A flopping foul is when a player intentionally falling or trying to mislead the referees into thinking a fall or hit was more serious than it was in an effort to have fouls called on the opposing team.

Double Foul

A double foul occurs when two opposing players incur a foul against each other at the same time. For example, a player grabs the shirt of an opposing player as he or she aggressively charges their way through the defense to make a play at the basket. The first offender should not have grabbed the clothing of the second and the second offender should not have been charging.

Unsportsmanlike or Flagrant Foul

A flagrant or unsportsmanlike foul occurs when a player intentionally hurts another player to prevent him or her from progressing toward the net. Clotheslining someone in the heat of a game may be considered a flagrant or unsportsmanlike foul.

Offensive Three Seconds

This is often affectionately referred to as “3 in the key” and is designed to prevent players from cherry picking or camping out under the basket to try and make an easy tip in. A player can not spend more than three consecutive seconds in the key.

Defensive Three Seconds

Similar to the Offensive Three Seconds, the Defensive Three Seconds is designed to prevent large players from completely blocking access to the basket. It also helps limit some goaltending.

Goaltending Foul

Goaltending is the act of grabbing or swatting the ball away from entering the basket as it descends from a shot taken. Large players could otherwise jump up and grab the ball just before it enters the rim.

Clear Path to the Basket Foul

A Clear Path to the Basket foul can occur when a player has a breakaway with a clear path to the basket in front of him or her and they are tripped or pushed from behind preventing them from making the play.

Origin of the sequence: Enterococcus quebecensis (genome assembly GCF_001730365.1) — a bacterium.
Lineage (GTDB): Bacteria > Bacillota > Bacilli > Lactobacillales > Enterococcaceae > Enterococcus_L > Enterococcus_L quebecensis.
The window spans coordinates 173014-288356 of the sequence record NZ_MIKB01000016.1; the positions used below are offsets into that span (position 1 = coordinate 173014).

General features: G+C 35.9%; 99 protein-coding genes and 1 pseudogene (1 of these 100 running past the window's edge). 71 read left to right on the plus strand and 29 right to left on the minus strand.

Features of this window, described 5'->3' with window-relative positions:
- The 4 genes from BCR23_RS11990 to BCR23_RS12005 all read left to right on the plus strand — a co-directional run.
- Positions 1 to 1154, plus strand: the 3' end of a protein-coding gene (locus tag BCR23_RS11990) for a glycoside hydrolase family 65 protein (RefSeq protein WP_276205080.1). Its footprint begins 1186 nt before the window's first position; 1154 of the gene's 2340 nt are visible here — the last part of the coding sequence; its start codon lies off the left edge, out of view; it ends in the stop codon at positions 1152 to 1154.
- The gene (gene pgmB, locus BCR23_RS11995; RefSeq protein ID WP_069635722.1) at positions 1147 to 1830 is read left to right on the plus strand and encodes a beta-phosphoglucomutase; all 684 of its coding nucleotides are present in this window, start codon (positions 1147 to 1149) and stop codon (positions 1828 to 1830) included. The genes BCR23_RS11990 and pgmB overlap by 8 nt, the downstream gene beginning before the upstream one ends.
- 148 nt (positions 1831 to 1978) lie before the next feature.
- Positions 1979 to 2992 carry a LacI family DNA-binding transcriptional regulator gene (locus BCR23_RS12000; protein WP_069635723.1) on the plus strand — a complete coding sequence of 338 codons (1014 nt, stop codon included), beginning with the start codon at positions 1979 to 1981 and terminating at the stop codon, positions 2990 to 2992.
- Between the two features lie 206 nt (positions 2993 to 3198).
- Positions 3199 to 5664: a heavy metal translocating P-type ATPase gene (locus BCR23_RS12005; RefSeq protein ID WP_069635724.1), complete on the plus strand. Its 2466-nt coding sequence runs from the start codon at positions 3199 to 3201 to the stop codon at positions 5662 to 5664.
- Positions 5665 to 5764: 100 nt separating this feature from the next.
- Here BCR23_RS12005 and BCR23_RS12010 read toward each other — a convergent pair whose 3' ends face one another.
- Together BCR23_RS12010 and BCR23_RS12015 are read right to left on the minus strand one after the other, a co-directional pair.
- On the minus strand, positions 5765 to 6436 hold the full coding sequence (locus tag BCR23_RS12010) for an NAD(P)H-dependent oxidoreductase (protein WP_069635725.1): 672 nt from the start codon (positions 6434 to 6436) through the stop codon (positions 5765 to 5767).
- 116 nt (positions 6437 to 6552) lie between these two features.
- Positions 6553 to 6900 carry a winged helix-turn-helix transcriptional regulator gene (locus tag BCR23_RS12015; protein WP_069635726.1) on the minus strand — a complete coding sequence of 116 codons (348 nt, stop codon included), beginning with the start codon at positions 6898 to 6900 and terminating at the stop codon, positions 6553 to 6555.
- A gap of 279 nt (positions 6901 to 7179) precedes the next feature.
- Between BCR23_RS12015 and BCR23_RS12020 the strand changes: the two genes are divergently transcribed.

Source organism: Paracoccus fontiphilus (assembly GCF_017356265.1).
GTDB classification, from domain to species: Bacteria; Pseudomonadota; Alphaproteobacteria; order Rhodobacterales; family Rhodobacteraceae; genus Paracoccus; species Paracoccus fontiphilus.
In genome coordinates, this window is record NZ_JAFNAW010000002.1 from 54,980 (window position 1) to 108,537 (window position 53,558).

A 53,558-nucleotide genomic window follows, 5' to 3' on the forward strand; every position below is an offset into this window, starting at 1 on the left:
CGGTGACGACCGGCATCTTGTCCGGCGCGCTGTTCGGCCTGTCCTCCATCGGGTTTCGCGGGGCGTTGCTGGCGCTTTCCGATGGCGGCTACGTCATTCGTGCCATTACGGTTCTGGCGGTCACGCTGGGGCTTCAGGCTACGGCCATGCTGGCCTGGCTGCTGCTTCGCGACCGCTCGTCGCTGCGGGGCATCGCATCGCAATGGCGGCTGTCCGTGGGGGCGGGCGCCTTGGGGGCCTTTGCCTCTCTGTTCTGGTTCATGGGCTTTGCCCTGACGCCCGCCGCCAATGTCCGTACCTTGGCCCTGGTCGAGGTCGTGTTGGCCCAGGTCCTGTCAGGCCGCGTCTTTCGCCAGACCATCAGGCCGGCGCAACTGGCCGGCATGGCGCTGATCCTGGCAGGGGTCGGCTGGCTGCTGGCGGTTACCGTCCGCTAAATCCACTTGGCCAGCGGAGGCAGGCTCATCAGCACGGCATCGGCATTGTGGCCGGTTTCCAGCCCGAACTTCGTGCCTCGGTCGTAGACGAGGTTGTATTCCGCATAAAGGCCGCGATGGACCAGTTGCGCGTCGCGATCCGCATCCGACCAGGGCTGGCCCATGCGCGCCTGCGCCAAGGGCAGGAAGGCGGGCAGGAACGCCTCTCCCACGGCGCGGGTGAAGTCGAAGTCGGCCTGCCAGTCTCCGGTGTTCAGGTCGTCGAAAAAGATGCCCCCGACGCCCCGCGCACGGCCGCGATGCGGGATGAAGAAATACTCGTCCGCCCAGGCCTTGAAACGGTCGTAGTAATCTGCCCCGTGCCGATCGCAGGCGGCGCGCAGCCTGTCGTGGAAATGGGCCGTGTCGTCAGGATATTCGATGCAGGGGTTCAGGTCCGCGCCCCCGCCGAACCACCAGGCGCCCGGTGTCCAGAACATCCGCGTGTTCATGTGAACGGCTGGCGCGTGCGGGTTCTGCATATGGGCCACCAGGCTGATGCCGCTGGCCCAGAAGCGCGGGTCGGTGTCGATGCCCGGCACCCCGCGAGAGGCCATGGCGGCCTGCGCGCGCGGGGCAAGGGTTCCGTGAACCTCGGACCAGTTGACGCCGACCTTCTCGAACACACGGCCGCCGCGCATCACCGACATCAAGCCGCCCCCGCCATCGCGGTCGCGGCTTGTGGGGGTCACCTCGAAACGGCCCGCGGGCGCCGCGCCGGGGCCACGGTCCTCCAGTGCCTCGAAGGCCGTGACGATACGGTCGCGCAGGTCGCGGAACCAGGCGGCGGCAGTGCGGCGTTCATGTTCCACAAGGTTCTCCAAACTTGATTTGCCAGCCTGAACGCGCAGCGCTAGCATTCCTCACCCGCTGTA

Punching Foul

This foul’s exactly what it sounds like it should be. A player punches or hits another player whether accidental or on purpose.

Away From the Play Foul

An Away From the Play foul is enacted in the last 2 minutes of the game or in an overtime situation. This is a foul that occurs away from the action of game play when there is some sort of illegal contact. It can also take place in the few moments prior to a ball being thrown in from the sidelines.  

Loose Ball Foul

A loose ball foul is the result of neither teams being able to get control of the ball. This may be the result of a tugging match over the ball with the players fighting for possession. Possession can be decided with a jump ball or a possession arrow may be in use at the scorekeepers desk.

For these fouls there is no line-up of players on the free throw lane and these fouls do not count towards personal or team foul totals.  

Throw In

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A throw in, also called an inbound pass, can occur after a loose ball foul or when the ball goes out of bounds. The team awarded possession has a player stand at the court boundary line, either at the baseline or sideline, he then throws the ball into a teammate. The ball must be passed into the same side of the court the throw in takes place on with the exception of the final two mins or overtime, at which point the ball can be thrown into anywhere on the court.


In the rules of basketball, any player who is planning on substituting in for another on his team goes to the scorer table and lets the scorer know which teammate he plans on replacing. He then stands in the substitution box and waits for the referee to signal him in to make the replacement. The substitution box is an 8′ wide area marked out in front of the scorer’s table.


Interestingly, the home team wears light colored jerseys and the visitors or away team wears dark colored jerseys. The players shirt is supposed to be tucked into the players shorts at all times and they are not allowed to wear t-shirts over their jerseys.

Chicago basketball jersey

Some leagues require all numbers on the jerseys to be made up of numbers that can be expressed on one hand (0-5) so that there is no confusion when the referee reports fouls to the officials. For example the number 24 would be fine as the referee can use his one hand to hold up 2 fingers and his other to hold up 4. The number 78 however would not be allowed as this would be more difficult to communicate. This is only certain leagues that have this restriction however.

Final Thoughts

Basketball is an amazing sport! Weather playing in the NBA, watching from the bleachers or enjoying a relaxing afternoon in the home driveway-court, basketball is a game that can bring friends together and provides hours and hours of fun. So now that you know a little more about the rules of basketball, get out there, grab a ball and start shooting!


One response to “The Rules of Basketball Simplified and Explained”

  1. Good primer.